I slept with crazed dreams. The kind you only see flashes of and only half remember, but not in a way you can describe with words. Lucid hallucinogenic mayhem during REM. And so the day begins. Off again and onward. It was a long, steep, technical day through the Dome Forest. When I say technical, I don't mean anything along the lines of having to use climbing gear and ropes and harnesses, not that kind of technical. Rather I mean each step must be perfectly choreographed. Each foot planting perfectly executed, balanced, and timed. You are dancing with nature, and you must follow her lead. We passed the 500km mark today! It's disappointing to know I didn't get to actually hike all of that, but still an exciting feat. And we are officially 1/6 of the way through the trail. I am still trying to understand how I managed to go from being the person who says "Oh that would be so cool to..(insert some sort of super-human seeming feat here)," to actually being able to say I have hiked hundreds of miles. Each day is a day and each day has its feat. Each a focal point to approach until it is crystal clear, you standing in the bullseye of its crispness, and eventually over a series of days you turn around to look at the trail you have travelled and you see how far you have come, and it all looks so far away both in space and memory. Turn around, refocus, and step onward, there is more to be seen. In my journal I wrote, "My knees hurt from the downhill, my thighs, calves and butt hurt from the uphill, and me feet and ankles are wrecked from all of it." This was my favorite day hike out of all of them to date. Beautiful weather, the best of company, a good hearty trek, feeling healthy and strong and by 3:30 we were lunching at the Dome Cafe, where Pestion and I shared our first kiwi milkshake. With a limited amount of time to enjoy the pleasure of Rita and Martin's company before their departure into Auckland and onto Vietnam we hitched to Waiwera and posted up on a plot of grass across the street from a pub. It rained through the night and cleared by morning. We only had to trek 9 km along beach rocks at low tide to get to the next town of Orewa. The rock terrain was something out of an old Star Trek episode. Otherworldly. I admit this is where I start to get a bit nervous. After Martin and Rita depart I am on my own again. My concern is not of being alone, I have been practicing the art of being alone over the past year, and find that I quite thoroughly enjoy and cherish my own company. And please keep in mind the vast difference between being lonely and being alone. Some people never have the pleasure of being able to distinguish the two, but they are existential light years away from each other. My concern of being alone is safety. Maybe I am over thinking things, but a small wrong move out there could end in the worst way. Even just since I have been here two people died on a mountain on the south island when they were caught up unprepared in a weather shift and both died of hypothermia, one several hours after the other. They were just on a day hike. Am I nervous to hike alone? Yes. The three of us went to the grocery, selected our drink of choice, found a spot on the beach and enjoyed what was thought to be our last night together. We talked for hours. Of our accomplishments through our journey, (both together and separate), of future goals, places seen, past travels and the hopes we have of our experiences to come. But mostly, we laughed. Seldom along the journey of life do you have the privilege of finding people who feel like they have always been a part of it, but these two I can say with all honesty, were always meant to be a part of mine.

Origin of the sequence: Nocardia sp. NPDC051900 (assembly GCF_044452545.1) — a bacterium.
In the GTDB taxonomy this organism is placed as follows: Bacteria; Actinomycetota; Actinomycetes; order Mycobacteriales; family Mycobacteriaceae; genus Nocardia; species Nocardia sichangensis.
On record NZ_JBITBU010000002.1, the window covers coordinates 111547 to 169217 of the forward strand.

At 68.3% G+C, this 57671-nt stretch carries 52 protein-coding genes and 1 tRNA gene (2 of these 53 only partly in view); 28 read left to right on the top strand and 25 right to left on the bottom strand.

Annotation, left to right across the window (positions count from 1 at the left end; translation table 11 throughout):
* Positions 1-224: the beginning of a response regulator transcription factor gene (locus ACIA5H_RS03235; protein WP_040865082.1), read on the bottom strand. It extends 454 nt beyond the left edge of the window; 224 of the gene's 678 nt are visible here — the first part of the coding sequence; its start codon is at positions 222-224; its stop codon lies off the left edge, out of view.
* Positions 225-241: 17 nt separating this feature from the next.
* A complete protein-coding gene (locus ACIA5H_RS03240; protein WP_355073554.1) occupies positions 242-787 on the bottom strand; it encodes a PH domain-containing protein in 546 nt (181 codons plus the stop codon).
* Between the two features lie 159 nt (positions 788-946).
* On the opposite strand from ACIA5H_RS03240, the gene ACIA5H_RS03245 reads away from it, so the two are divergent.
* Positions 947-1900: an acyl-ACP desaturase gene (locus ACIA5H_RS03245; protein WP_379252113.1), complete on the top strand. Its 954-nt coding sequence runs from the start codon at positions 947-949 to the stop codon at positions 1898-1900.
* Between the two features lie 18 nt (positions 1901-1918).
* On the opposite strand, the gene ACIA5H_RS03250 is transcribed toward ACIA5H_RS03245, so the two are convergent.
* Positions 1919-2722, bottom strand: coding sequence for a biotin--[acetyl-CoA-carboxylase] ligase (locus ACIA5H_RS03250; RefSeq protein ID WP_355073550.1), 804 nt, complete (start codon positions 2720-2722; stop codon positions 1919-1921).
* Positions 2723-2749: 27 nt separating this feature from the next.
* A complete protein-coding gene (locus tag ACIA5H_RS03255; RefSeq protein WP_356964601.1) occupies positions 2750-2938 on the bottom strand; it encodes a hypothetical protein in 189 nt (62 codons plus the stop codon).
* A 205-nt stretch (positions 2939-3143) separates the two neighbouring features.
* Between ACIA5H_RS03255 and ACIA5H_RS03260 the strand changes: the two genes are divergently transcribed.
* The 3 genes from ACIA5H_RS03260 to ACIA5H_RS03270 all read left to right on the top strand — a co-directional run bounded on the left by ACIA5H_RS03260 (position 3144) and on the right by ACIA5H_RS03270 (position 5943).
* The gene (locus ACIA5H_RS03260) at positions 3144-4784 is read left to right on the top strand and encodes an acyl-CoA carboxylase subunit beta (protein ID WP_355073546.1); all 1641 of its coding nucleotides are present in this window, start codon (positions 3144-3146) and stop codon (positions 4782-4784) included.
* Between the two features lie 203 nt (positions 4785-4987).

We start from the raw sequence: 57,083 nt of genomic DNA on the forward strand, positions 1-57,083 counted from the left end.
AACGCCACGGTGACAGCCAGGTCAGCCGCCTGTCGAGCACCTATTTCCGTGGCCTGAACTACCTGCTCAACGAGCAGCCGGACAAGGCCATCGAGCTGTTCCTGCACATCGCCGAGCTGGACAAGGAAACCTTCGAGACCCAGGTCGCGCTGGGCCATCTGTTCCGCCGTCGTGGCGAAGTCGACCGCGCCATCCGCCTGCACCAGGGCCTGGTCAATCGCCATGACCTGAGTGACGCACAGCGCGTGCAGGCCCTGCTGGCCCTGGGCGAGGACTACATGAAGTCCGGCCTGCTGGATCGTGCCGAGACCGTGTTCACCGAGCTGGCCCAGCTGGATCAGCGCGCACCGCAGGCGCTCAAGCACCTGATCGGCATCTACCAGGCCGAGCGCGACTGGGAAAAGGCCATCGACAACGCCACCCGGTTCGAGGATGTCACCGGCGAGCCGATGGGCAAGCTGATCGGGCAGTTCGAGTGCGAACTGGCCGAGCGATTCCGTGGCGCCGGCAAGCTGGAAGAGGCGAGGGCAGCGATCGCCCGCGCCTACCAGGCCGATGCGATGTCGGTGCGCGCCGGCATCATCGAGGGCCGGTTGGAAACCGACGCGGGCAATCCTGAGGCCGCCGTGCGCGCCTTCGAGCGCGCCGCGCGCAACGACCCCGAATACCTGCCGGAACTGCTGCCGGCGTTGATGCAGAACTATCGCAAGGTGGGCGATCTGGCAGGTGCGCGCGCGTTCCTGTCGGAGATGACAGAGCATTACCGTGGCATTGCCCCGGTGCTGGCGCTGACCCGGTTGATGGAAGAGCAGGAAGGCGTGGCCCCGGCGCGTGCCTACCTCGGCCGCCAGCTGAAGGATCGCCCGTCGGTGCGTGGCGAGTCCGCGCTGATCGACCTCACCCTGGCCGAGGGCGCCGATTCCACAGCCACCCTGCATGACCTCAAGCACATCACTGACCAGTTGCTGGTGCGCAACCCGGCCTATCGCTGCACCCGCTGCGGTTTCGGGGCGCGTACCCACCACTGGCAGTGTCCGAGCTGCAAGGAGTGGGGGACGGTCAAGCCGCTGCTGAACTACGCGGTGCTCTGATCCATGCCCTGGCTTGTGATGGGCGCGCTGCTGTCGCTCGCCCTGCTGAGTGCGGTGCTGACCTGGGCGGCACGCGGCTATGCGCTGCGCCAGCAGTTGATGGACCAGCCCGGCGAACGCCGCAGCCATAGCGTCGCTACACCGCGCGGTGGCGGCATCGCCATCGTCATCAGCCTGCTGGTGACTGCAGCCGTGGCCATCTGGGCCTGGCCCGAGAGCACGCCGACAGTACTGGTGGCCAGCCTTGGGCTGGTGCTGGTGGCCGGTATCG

The great Kiwi milkshake at thew end of the Dome Track